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Dacian Cioloș

Dacian Cioloș
European Commissioner for Agriculture and Rural Development
In office
9 February 2010 – 1 November 2014
President José Manuel Barroso
Preceded by Mariann Fischer Boel
Succeeded by Phil Hogan
Minister of Agriculture and Rural Development
In office
5 August 2007 – 22 December 2008
Prime Minister Călin Popescu-Tăriceanu
Preceded by Decebal Traian Remeș
Succeeded by Ilie Sârbu
Personal details
Born (1969-07-27) 27 July 1969
Zalău, Romania
Political party European People's Party
Alma mater University of Agricultural Sciences and Veterinary Medicine, Cluj-Napoca
National Graduate Agronomic School, Rennes
University of Montpellier 1

Dacian Cioloș (Romanian pronunciation: ; born 27 July 1969) is a Romanian engineer and politician. In the Călin Popescu-Tăriceanu cabinet, he was Agriculture Minister from October 2007 to December 2008. In November 2009, European Commission President José Manuel Barroso nominated him to be the next Agriculture Commissioner, a post he assumed in February 2010 and held until his term expired in November 2014.

Contents

  • Biography 1
    • Background and government career 1.1
    • Nomination and term as EU Commissioner for Agriculture 1.2
  • Notes 2

Biography

Background and government career

He was born in Zalău and after graduating from the agro-industrial high school in Șimleu Silvaniei in 1987, attended the Horticulture faculty of the University of Agricultural Sciences and Veterinary Medicine of Cluj-Napoca from 1989 to 1994, graduating as a horticultural engineer. He also holds degrees in the economy of agricultural development from the École Nationale Supérieure Agronomique de Rennes and from the University of Montpellier 1, where he earned a master's in 1997 and a doctorate in 2006. He has belonged to the agricultural think tank Groupe de Bruges since 2000.[1] His wife Valérie is French.[2] Although in Romania Cioloș is a political independent,[3][4] he is affiliated with the European People's Party (EPP) at the European level.[5][6]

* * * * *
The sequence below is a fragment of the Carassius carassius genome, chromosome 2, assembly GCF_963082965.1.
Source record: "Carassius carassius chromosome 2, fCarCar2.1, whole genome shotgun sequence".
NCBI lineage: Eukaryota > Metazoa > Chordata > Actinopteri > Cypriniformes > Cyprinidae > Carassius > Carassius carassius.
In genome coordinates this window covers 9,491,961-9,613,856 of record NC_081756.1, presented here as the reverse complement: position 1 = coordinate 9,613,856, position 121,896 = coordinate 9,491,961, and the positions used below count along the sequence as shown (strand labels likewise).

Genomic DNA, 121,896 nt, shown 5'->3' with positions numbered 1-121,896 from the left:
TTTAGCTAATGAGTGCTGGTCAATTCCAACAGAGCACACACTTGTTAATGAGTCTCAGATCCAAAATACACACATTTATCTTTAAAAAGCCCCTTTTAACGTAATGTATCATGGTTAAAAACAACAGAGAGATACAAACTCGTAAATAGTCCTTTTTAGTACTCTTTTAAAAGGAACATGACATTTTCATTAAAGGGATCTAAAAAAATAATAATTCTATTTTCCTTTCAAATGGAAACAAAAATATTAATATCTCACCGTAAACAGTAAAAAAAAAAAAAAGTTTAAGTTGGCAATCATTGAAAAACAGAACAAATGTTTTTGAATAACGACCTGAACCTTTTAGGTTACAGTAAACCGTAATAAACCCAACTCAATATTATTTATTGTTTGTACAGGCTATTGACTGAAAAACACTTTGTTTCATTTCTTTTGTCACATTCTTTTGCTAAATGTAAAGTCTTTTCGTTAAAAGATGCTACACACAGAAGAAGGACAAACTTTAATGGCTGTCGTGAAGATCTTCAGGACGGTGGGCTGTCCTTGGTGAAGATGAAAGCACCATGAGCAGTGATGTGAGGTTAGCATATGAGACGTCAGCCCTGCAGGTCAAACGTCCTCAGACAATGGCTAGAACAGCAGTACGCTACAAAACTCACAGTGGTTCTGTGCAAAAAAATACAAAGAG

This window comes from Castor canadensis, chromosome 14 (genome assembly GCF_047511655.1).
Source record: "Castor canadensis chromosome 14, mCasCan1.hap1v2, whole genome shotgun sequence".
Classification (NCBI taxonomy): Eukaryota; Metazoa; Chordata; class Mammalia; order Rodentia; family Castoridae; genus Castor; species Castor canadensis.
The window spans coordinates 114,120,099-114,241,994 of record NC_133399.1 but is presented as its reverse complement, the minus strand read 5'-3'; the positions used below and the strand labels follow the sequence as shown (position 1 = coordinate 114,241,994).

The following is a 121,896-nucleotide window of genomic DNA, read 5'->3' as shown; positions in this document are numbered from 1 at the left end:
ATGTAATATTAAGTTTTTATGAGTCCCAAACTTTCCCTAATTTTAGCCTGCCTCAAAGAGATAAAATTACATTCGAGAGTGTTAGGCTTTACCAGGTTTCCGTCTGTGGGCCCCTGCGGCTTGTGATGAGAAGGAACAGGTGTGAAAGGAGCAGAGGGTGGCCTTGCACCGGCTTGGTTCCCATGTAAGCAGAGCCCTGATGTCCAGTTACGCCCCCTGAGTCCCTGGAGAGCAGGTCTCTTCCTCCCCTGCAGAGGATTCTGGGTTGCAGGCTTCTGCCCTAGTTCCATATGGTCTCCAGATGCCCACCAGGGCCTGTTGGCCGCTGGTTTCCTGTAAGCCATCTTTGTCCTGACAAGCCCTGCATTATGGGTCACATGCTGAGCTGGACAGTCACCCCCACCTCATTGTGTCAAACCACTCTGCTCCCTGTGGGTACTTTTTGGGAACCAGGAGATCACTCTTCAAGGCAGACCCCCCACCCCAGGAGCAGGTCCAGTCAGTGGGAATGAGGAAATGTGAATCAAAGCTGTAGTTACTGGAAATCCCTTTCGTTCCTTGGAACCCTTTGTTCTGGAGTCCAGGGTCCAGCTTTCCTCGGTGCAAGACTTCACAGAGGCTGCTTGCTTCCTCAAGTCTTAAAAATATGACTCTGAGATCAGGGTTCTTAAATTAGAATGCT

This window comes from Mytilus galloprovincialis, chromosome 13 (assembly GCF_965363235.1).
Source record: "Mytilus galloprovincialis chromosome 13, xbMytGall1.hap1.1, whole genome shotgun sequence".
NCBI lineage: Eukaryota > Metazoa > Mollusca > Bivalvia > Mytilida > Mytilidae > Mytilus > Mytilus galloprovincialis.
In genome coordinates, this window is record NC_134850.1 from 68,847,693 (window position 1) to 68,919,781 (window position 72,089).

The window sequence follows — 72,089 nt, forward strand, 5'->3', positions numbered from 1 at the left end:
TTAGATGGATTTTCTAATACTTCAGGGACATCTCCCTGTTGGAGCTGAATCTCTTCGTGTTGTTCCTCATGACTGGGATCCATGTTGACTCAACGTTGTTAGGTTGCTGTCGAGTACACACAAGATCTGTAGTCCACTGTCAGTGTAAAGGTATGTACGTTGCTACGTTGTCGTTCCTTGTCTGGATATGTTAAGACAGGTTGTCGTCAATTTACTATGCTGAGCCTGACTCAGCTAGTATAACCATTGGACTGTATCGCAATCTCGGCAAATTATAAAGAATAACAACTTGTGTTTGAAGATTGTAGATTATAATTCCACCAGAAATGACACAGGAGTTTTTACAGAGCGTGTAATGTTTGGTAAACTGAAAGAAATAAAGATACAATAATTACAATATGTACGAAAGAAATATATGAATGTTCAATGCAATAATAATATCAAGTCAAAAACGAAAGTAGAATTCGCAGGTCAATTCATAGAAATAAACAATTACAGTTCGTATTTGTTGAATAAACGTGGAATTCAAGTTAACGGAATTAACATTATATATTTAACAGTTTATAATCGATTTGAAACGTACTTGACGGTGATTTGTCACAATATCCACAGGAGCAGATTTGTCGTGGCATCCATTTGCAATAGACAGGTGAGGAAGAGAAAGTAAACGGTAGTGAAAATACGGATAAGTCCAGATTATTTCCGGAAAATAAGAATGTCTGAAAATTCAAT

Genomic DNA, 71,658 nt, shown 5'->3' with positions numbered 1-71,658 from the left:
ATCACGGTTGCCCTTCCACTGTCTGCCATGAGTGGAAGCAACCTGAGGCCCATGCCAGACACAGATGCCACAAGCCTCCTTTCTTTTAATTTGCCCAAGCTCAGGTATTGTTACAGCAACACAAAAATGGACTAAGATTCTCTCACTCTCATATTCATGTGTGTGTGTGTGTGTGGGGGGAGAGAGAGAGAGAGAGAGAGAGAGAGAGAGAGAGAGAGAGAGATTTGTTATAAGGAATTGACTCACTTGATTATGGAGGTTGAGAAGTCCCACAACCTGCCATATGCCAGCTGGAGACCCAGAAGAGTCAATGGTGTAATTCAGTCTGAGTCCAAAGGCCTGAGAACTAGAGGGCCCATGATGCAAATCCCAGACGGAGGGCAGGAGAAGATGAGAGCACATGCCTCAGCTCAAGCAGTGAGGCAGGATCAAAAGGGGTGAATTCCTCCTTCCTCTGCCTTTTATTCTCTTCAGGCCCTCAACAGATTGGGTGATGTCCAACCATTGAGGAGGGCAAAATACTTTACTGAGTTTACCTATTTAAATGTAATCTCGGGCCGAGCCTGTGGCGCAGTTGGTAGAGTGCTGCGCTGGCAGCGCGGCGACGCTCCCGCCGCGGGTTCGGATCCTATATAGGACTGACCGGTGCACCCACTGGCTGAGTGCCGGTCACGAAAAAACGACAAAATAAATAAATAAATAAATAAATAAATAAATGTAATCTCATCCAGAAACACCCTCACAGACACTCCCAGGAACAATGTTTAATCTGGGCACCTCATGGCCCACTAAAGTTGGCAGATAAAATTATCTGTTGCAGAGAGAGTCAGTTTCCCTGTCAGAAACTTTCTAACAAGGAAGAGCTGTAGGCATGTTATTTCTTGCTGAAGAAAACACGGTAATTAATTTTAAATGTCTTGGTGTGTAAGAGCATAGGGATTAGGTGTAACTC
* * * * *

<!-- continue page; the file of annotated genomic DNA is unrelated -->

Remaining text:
From 1991 to 1996, Cioloș completed thirteen months' worth of internships on organic farms in the French region of Brittany. In the summer of 1995, he prepared a rural development project between Savoie and Argeș County, while working at the Aveyron agricultural chamber of commerce in Rodez during 1997, studying agricultural and rural development in the northern part of that department. In 1997 and 1999, he interned as an agro-economist at the European Commission's Directorate-General for Agriculture and Rural Development in Brussels, helping prepare the Special Accession Programme for Agriculture and Rural Development (SAPARD). In 1998-1999, he directed a local rural development programme in Argeș County, again cooperating with Savoie. From 1999 to 2001, he worked at two agricultural development agencies in France, coordinating joint programmes with Romania in that field. From 2002 to 2003, as part of the European Commission's delegation to Romania, he helped manage SAPARD's implementation in his native country. From January 2005 to May 2007, he was an adviser to Romania's Agriculture Minister, and a representative in the Council of the European Union's Special Committee on Agriculture. From May to October 2007, he was undersecretary of state for European affairs at the ministry.[1] Following the resignation of Decebal Traian Remeș due to a corruption scandal,[7] he was appointed Agriculture Minister in October 2007, serving until the following December, when Tăriceanu's National Liberal Party-led government left office after a parliamentary election.[8] Early in 2009, he returned to work at the Agriculture and Rural Development DG,[9] and that July, President Traian Băsescu named him to head a one-year commission looking at public agricultural development policies.[10]